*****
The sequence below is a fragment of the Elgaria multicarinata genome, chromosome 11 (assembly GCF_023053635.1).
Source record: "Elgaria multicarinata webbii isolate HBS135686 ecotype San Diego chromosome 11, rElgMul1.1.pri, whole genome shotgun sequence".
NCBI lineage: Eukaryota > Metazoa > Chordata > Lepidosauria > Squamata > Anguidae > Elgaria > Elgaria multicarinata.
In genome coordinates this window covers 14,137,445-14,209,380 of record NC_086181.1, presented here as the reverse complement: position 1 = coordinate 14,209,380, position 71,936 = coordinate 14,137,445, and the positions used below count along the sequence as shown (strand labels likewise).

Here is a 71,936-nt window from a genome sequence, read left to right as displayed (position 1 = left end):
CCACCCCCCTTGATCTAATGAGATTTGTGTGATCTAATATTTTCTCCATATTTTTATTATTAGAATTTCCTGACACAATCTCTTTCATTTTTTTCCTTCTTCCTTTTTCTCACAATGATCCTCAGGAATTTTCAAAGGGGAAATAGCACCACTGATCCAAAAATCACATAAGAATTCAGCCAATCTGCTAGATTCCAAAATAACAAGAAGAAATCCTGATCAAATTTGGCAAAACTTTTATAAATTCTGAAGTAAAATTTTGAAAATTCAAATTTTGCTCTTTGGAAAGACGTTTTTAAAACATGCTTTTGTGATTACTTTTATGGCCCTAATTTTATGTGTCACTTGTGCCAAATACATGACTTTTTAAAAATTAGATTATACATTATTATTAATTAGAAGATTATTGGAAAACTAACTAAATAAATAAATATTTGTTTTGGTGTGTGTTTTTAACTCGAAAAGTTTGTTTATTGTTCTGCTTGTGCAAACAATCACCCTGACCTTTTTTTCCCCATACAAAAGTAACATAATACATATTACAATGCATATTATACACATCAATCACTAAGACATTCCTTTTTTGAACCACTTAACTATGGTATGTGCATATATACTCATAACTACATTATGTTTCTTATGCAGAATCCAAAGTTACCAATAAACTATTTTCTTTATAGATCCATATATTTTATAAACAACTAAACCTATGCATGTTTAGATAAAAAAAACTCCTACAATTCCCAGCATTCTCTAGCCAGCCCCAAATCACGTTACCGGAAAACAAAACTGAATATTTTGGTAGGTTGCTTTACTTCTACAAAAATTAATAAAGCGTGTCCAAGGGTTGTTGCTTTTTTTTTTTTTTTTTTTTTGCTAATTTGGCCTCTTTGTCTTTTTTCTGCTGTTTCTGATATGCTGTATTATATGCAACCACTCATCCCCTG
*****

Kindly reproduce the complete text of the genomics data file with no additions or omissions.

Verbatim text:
The sequence below is a fragment of the Elgaria multicarinata genome, chromosome 11 (assembly GCF_023053635.1).
Source record: "Elgaria multicarinata webbii isolate HBS135686 ecotype San Diego chromosome 11, rElgMul1.1.pri, whole genome shotgun sequence".
NCBI lineage: Eukaryota > Metazoa > Chordata > Lepidosauria > Squamata > Anguidae > Elgaria > Elgaria multicarinata.
In genome coordinates this window covers 14,137,445-14,209,380 of record NC_086181.1, presented here as the reverse complement: position 1 = coordinate 14,209,380, position 71,936 = coordinate 14,137,445, and the positions used below count along the sequence as shown (strand labels likewise).

Here is a 71,936-nt window from a genome sequence, read left to right as displayed (position 1 = left end):
CCACCCCCCTTGATCTAATGAGATTTGTGTGATCTAATATTTTCTCCATATTTTTATTATTAGAATTTCCTGACACAATCTCTTTCATTTTTTTCCTTCTTCCTTTTTCTCACAATGATCCTCAGGAATTTTCAAAGGGGAAATAGCACCACTGATCCAAAAATCACATAAGAATTCAGCCAATCTGCTAGATTCCAAAATAACAAGAAGAAATCCTGATCAAATTTGGCAAAACTTTTATAAATTCTGAAGTAAAATTTTGAAAATTCAAATTTTGCTCTTTGGAAAGACGTTTTTAAAACATGCTTTTGTGATTACTTTTATGGCCCTAATTTTATGTGTCACTTGTGCCAAATACATGACTTTTTAAAAATTAGATTATACATTATTATTAATTAGAAGATTATTGGAAAACTAACTAAATAAATAAATATTTGTTTTGGTGTGTGTTTTTAACTCGAAAAGTTTGTTTATTGTTCTGCTTGTGCAAACAATCACCCTGACCTTTTTTTCCCCATACAAAAGTAACATAATACATATTACAATGCATATTATACACATCAATCACTAAGACATTCCTTTTTTGAACCACTTAACTATGGTATGTGCATATATACTCATAACTACATTATGTTTCTTATGCAGAATCCAAAGTTACCAATAAACTATTTTCTTTATAGATCCATATATTTTATAAACAACTAAACCTATGCATGTTTAGATAAAAAAAACTCCTACAATTCCCAGCATTCTCTAGCCAGCCCCAAATCACGTTACCGGAAAACAAAACTGAATATTTTGGTAGGTTGCTTTACTTCTACAAAAATTAATAAAGCGTGTCCAAGGGTTGTTGCTTTTTTTTTTTTTTTTTTTTTGCTAATTTGGCCTCTTTGTCTTTTTTCTGCTGTTTCTGATATGCTGTATTATATGCAACCACTCATCCCCTG